Morgan Stanley’s VaR Telling us the Market is Less Risky. Someone tell Google

What do you have when you take a useless idea and make a slight change? Like starting with a 0 and then doubling it, or tripling it, or multiplying it by 100 – you’re still left with 0. They say there’s no stopping an idea whose time has come, but it seems like it’s awfully hard to kill ideas whose time has passed.

Speaking of which – remember when JP Morgan suffered that huge trading loss earlier this year? Remember how turned out that they were using a measure called Value at Risk (VaR) with a few changes the way they calculated it, but after their losses they decided to revert to the older model? It looks like the lesson still hasn’t been learned. FT Alphaville has the breakdown:

Buried in Morgan Stanley’s decent third-quarter results (excluding the absurdity that is DVA of course) is this intriguing footnote:

“Morgan Stanley’s average trading Value-at-Risk (VaR) measured at the 95% confidence level was $63 million compared with $76 million in second quarter of 2012 and $99 million in the third quarter of the prior year. The Firm modified its VaR model this quarter to make it more responsive to recent market conditions.”

The folks over at FT Alphaville have also assembled a handful of great charts to show how the new calculation of VaR “lowers” Morgan Stanley’s risk.  Or more correctly, lowers the amount of risk Morgan Stanley believes is inherent in their positions at the 95% confidence level.  But let’s be completely serious for a moment: does anyone really believe that their risk is that much lower now than it was? They’ve essentially made a tiny change to their calculations (changing how many years back it looked) and voila! The world is now safer! And if you believe that, we’ve got some land in Florida to sell you, too.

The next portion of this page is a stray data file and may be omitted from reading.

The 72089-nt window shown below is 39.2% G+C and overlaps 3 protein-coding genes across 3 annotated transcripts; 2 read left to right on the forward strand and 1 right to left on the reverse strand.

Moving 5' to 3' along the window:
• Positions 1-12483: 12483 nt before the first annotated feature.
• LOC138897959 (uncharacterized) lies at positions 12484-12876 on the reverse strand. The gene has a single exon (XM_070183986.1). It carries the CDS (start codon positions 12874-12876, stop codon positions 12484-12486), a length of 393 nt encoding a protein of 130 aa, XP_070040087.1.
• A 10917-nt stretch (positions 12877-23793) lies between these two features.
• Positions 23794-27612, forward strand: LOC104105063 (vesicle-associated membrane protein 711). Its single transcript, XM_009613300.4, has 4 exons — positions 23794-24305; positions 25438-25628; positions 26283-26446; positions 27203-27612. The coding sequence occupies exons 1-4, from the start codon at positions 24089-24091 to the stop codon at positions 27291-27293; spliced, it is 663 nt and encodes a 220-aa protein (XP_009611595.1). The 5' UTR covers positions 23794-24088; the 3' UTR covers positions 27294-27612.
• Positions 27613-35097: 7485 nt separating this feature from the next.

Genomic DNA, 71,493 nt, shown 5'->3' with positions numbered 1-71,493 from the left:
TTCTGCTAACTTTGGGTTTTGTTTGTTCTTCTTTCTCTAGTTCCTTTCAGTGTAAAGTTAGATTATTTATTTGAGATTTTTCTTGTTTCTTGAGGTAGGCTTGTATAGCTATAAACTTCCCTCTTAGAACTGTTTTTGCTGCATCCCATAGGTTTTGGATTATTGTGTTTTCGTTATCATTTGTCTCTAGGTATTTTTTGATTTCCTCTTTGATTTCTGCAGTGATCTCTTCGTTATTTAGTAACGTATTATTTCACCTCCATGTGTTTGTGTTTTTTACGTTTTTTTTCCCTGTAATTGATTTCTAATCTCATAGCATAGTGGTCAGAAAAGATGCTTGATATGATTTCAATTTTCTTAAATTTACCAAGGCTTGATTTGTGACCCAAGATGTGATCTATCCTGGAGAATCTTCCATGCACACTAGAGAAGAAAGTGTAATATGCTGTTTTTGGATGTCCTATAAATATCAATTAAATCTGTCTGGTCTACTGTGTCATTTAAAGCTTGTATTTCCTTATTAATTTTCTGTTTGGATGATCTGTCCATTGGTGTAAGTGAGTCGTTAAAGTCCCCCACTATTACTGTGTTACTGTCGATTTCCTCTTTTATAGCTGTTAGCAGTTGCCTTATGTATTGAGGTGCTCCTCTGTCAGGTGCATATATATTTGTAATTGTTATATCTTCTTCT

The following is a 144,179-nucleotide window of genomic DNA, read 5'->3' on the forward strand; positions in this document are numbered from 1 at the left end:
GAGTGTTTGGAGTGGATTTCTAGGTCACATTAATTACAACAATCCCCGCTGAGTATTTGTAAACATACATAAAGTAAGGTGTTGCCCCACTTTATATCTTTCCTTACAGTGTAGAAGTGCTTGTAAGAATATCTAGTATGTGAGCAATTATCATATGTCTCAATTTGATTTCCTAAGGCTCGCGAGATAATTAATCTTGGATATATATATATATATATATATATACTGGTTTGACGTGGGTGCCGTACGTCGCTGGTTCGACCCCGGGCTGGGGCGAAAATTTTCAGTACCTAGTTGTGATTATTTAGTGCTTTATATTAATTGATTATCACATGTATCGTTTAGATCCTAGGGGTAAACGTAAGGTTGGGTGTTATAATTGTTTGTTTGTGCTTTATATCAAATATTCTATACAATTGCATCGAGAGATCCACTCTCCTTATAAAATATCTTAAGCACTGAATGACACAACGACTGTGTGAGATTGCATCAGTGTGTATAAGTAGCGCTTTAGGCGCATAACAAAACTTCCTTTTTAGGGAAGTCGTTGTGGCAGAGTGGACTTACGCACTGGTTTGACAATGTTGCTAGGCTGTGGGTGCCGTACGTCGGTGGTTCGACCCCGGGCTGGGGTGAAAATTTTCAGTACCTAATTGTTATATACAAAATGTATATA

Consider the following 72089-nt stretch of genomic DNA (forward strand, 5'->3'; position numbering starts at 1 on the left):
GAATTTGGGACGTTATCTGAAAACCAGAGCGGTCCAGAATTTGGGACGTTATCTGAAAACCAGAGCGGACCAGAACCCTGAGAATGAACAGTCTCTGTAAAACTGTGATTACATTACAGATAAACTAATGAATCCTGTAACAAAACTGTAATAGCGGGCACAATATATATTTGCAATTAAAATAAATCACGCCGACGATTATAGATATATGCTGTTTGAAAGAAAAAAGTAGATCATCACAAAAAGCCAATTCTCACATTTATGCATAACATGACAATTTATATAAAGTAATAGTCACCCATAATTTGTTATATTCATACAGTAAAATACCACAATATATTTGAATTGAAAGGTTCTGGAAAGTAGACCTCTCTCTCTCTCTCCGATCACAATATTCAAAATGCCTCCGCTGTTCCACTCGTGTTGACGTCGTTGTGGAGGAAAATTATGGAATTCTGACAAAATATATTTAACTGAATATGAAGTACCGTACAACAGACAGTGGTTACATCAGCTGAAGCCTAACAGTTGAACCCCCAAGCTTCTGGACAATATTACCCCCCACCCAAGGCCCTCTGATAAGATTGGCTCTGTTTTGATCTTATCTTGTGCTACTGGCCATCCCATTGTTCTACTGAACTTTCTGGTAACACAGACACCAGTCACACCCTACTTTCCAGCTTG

But setting aside the fact that these banks are creating a shifting target by constantly updating their models, we’re left with an even bigger question – is anyone convinced that the VaR models are actually a useful measure of risk in the first place?

If we look at VaR in a little more simplistic way (and not entirely correct statistically, but good enough for an example) –  there is a 95% chance they won’t lose more than $60 million dollars in a day, and a 5% chance they will lose more than that in a single day. Problem is – this sort of risk model says nothing about how much could be lost on the rare 5% of cases where things go wrong in a hurry. Does anyone find that reassuring? Or can we finally agree to put some more robust risk metrics in place?